By April 2000 (2000-04), employment was 418. At this time, Air Namibia operated a Boeing 727-100, two Boeing 737-200 Advanced, one Boeing 747-400 Combi and three Raytheon Beech C that served Cape Town, Frankfurt, Johannesburg, London, Luanda, Luderitz, Lusaka, Maun, Mokuti Lodge, Mpacha, Ondangwa, Oranjemund, Swakopmund, Victoria Falls, Walvis Bay and Windhoek.[23] That year, the airline joined the African Airlines Association.[24]


As of October 2013, the route network comprised 16 destinations and 17 airports in eight different countries in Africa and Europe, with eight of these destinations being domestic ones.[25] Much of Air Namibia's capacity is deployed on services to South Africa, with Windhoek–Johannesburg and Windhoek–Cape Town being the largest regional routes, as of August 2013.[26]

Codeshare agreements

As of July 2013, Air Namibia has codeshare agreements with the following airlines, which are the current operators on the routes specified:


An Air Namibia Airbus A340-300 at Frankfurt Airport in 2013.

Air Namibia acquired a new Boeing 747-400 Combi in April 1999 (1999-04) with financial aid from the U.S. Export Import Bank.[30] Named Welwitschia, the aircraft was handed over by the manufacturer in October that year.[31] The new machine, which had been previously ordered by Asiana but was later cancelled, came to replace the carrier's Boeing 747SP,[32] and was retired in 2004.[33] That year, the carrier started flying the MD-11.[34]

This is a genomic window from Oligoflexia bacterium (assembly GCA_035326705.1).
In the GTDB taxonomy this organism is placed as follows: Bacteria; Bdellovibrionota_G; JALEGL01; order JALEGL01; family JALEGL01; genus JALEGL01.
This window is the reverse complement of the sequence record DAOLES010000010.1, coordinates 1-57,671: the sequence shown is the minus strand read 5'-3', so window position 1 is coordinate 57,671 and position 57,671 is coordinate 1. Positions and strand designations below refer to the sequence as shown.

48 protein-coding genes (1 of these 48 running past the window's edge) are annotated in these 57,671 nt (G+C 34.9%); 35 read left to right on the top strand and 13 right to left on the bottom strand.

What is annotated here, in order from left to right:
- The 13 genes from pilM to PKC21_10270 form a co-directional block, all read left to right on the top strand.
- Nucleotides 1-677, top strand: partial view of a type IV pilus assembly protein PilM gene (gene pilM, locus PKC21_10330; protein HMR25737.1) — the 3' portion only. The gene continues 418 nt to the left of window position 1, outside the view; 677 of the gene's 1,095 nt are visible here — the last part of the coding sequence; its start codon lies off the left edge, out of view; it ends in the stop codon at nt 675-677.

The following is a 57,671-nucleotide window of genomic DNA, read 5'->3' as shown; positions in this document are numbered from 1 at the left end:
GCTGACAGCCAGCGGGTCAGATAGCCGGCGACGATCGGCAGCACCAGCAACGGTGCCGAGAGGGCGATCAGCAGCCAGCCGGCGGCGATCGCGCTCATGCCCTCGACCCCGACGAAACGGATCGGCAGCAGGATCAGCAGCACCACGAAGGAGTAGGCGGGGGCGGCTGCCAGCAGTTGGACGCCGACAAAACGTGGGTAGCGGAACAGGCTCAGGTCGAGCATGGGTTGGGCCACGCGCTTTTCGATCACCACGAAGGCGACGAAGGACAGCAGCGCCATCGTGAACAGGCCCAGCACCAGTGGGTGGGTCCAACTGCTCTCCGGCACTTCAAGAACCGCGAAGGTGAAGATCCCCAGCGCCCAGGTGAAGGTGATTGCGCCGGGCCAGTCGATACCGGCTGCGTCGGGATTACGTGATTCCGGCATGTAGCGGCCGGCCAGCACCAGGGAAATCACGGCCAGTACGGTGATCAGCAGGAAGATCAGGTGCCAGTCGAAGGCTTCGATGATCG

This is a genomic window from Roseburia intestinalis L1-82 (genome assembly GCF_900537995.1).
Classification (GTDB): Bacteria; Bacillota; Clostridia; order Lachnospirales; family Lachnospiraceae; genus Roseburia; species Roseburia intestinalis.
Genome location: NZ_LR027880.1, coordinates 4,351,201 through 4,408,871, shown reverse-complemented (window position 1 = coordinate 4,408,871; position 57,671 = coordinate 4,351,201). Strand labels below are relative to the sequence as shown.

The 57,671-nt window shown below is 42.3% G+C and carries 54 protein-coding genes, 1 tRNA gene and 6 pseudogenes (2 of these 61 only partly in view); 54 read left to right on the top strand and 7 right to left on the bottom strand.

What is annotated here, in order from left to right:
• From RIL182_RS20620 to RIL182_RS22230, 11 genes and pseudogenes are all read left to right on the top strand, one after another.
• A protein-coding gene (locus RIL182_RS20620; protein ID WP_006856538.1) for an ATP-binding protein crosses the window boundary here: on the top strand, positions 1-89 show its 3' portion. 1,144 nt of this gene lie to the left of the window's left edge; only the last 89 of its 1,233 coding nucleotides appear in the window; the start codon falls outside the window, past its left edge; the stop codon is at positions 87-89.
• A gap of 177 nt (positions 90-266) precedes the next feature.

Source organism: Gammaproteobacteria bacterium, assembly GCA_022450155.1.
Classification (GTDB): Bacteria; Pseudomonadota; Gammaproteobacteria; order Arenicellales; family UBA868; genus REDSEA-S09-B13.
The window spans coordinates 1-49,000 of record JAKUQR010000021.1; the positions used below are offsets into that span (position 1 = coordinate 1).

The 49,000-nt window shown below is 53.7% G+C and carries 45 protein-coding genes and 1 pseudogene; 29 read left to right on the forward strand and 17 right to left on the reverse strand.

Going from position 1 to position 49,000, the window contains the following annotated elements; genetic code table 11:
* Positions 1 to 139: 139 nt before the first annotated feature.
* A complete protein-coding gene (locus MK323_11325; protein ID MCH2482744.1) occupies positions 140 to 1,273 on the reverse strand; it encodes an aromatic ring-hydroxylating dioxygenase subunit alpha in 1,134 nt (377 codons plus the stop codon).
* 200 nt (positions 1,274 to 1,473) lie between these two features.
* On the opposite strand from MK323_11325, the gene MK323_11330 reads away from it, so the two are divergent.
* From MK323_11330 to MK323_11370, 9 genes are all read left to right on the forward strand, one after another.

The first of three Embraer ERJ 135s the airline leased from Régional Compagnie Aérienne Européenne, intended to replace the Beechcraft 1900D park,[35] was received in February 2011 (2011-02);[36] likewise, the first of two leased Airbus A319-100s entered the fleet in October the same year.[33] Intended as a replacement for the Boeing 737 fleet,[33] the company ordered another two Airbus A319s in February 2012 (2012-02), in a deal worth US$90 million;[37][38] in July the same year, the carrier signed an agreement for the lease of two Airbus A330-200s, aimed at replacing the Airbus A340-300s.[39] Of the last two A319s ordered, the first one was incorporated into the fleet in early January 2013 (2013-01).[40]

In September 2013 (2013-09),[41] Air Namibia took delivery of its first Airbus A330-200 in Toulouse.[42][43]


An Air Namibia Airbus A330-200 at Frankfurt Airport in 2014.

As of August 2014, the Air Namibia fleet consists of the following aircraft:[44]


An Air Namibia McDonnell Douglas MD-11 takes off from Zurich Airport in 2005.

The company previously operated the following equipment:[46]

See also


  1. ^ Also reported to having started operations in 1948.[7]


  1. ^
  2. ^ The Namibian, 30 June 2015Air Namibia, Namases part ways.
  3. ^
  4. ^
  5. ^
  6. ^
  7. ^ a b c d
  8. ^ a b c d e f Guttery (1998), p. 136.
  9. ^ a b c d e f g
  10. ^ a b c d Guttery (1998), p. 135.
  11. ^ a b c
  12. ^
  13. ^
  14. ^ a b
  15. ^
  16. ^
  17. ^ a b
  18. ^ a b
  19. ^
  20. ^
  21. ^ a b Guttery (1998), p. 134.
  22. ^
  23. ^
  24. ^
  25. ^
  26. ^  Archived 9 August 2014 at the Wayback Machine
  27. ^
  28. ^
  29. ^
  30. ^
  31. ^
  32. ^ a b
  33. ^ a b c d
  34. ^ a b
  35. ^
  36. ^ a b
  37. ^
  38. ^
  39. ^
  40. ^ a b
  41. ^  Archived 11 October 2013 at the Wayback Machine
  42. ^
  43. ^
  44. ^  Archived 9 August 2014 at the Wayback Machine
  45. ^
  46. ^
  47. ^
  48. ^ a b
  49. ^
  50. ^


External links

  • Air Namibia Official website